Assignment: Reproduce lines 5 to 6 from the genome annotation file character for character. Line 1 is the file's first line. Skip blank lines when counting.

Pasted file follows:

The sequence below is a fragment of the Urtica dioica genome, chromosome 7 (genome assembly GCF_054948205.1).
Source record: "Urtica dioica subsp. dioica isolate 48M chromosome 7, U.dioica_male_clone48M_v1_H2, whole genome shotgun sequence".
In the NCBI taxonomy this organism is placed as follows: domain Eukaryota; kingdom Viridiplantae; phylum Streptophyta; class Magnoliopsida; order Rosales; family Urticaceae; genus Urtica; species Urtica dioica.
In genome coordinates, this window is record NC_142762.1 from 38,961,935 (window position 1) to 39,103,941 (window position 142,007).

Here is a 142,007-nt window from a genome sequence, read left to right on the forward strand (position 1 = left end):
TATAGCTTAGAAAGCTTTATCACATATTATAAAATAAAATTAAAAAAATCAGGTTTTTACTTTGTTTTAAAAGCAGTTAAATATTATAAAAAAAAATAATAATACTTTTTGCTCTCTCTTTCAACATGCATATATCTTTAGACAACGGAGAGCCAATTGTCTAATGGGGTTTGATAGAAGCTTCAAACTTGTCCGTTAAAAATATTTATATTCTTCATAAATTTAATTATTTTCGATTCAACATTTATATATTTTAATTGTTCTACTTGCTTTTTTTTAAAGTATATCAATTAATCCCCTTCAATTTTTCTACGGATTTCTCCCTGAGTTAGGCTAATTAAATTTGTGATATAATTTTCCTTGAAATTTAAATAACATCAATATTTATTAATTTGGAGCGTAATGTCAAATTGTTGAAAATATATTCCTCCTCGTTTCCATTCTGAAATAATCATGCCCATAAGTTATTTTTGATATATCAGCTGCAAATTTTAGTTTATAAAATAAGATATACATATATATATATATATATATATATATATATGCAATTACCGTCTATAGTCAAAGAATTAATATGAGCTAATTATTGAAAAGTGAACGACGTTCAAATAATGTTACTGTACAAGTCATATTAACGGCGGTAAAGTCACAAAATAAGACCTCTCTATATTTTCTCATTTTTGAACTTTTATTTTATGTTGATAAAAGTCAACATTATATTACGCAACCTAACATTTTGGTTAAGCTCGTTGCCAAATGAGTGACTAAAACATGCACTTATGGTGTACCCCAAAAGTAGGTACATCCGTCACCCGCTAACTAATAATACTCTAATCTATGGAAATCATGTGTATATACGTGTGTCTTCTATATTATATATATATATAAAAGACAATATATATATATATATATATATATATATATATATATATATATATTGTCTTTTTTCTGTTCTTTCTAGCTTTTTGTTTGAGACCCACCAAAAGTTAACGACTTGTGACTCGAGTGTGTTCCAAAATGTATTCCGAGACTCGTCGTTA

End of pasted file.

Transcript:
Here is a 142,007-nt window from a genome sequence, read left to right on the forward strand (position 1 = left end):
TATAGCTTAGAAAGCTTTATCACATATTATAAAATAAAATTAAAAAAATCAGGTTTTTACTTTGTTTTAAAAGCAGTTAAATATTATAAAAAAAAATAATAATACTTTTTGCTCTCTCTTTCAACATGCATATATCTTTAGACAACGGAGAGCCAATTGTCTAATGGGGTTTGATAGAAGCTTCAAACTTGTCCGTTAAAAATATTTATATTCTTCATAAATTTAATTATTTTCGATTCAACATTTATATATTTTAATTGTTCTACTTGCTTTTTTTTAAAGTATATCAATTAATCCCCTTCAATTTTTCTACGGATTTCTCCCTGAGTTAGGCTAATTAAATTTGTGATATAATTTTCCTTGAAATTTAAATAACATCAATATTTATTAATTTGGAGCGTAATGTCAAATTGTTGAAAATATATTCCTCCTCGTTTCCATTCTGAAATAATCATGCCCATAAGTTATTTTTGATATATCAGCTGCAAATTTTAGTTTATAAAATAAGATATACATATATATATATATATATATATATATATATGCAATTACCGTCTATAGTCAAAGAATTAATATGAGCTAATTATTGAAAAGTGAACGACGTTCAAATAATGTTACTGTACAAGTCATATTAACGGCGGTAAAGTCACAAAATAAGACCTCTCTATATTTTCTCATTTTTGAACTTTTATTTTATGTTGATAAAAGTCAACATTATATTACGCAACCTAACATTTTGGTTAAGCTCGTTGCCAAATGAGTGACTAAAACATGCACTTATGGTGTACCCCAAAAGTAGGTACATCCGTCACCCGCTAACTAATAATACTCTAATCTATGGAAATCATGTGTATATACGTGTGTCTTCTATATTATATATATATATAAAAGACAATATATATATATATATATATATATATATATATATATATATATATTGTCTTTTTTCTGTTCTTTCTAGCTTTTTGTTTGAGACCCACCAAAAGTTAACGACTTGTGACTCGAGTGTGTTCCAAAATGTATTCCGAGACTCGTCGTTA